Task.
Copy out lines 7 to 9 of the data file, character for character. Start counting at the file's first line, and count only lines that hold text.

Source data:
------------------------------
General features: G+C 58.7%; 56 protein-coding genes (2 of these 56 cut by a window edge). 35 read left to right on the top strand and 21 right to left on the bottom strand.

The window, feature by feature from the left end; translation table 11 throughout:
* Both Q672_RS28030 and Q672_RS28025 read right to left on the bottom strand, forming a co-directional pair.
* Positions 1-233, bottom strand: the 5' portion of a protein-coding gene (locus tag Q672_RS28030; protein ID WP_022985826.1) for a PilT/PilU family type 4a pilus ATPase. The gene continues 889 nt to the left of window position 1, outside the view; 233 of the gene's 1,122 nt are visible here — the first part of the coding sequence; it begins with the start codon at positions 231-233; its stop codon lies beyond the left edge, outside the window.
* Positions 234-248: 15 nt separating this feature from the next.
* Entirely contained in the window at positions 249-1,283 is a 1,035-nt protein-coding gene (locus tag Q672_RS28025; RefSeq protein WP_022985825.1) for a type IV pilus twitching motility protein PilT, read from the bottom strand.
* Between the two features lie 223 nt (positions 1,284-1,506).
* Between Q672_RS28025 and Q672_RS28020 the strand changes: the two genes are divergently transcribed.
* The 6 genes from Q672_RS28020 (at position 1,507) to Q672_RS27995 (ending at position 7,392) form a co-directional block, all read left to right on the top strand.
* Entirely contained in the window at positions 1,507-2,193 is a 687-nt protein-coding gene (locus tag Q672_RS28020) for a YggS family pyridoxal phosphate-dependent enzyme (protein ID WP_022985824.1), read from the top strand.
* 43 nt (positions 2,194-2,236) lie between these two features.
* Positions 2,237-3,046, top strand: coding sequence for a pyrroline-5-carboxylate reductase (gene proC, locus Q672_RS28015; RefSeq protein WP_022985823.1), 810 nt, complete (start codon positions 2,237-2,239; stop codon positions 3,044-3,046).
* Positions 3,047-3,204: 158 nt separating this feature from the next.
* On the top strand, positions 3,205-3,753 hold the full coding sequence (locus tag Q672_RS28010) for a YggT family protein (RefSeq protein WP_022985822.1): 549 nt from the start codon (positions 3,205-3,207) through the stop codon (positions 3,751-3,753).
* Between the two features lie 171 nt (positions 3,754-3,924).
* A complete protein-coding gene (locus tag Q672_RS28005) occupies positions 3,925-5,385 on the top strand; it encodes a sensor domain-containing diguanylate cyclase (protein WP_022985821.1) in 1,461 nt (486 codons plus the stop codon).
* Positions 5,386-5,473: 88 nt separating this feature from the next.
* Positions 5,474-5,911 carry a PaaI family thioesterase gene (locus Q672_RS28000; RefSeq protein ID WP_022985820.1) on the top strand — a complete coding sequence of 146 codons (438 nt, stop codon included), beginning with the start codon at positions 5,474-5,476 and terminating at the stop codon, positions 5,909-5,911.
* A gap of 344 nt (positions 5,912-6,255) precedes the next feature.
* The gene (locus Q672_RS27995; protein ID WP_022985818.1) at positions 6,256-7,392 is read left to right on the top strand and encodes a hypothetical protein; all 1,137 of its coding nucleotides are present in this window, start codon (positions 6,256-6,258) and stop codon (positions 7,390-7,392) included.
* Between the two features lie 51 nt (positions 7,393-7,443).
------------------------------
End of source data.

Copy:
* Between the two features lie 223 nt (positions 1,284-1,506).
* Between Q672_RS28025 and Q672_RS28020 the strand changes: the two genes are divergently transcribed.
* The 6 genes from Q672_RS28020 (at position 1,507) to Q672_RS27995 (ending at position 7,392) form a co-directional block, all read left to right on the top strand.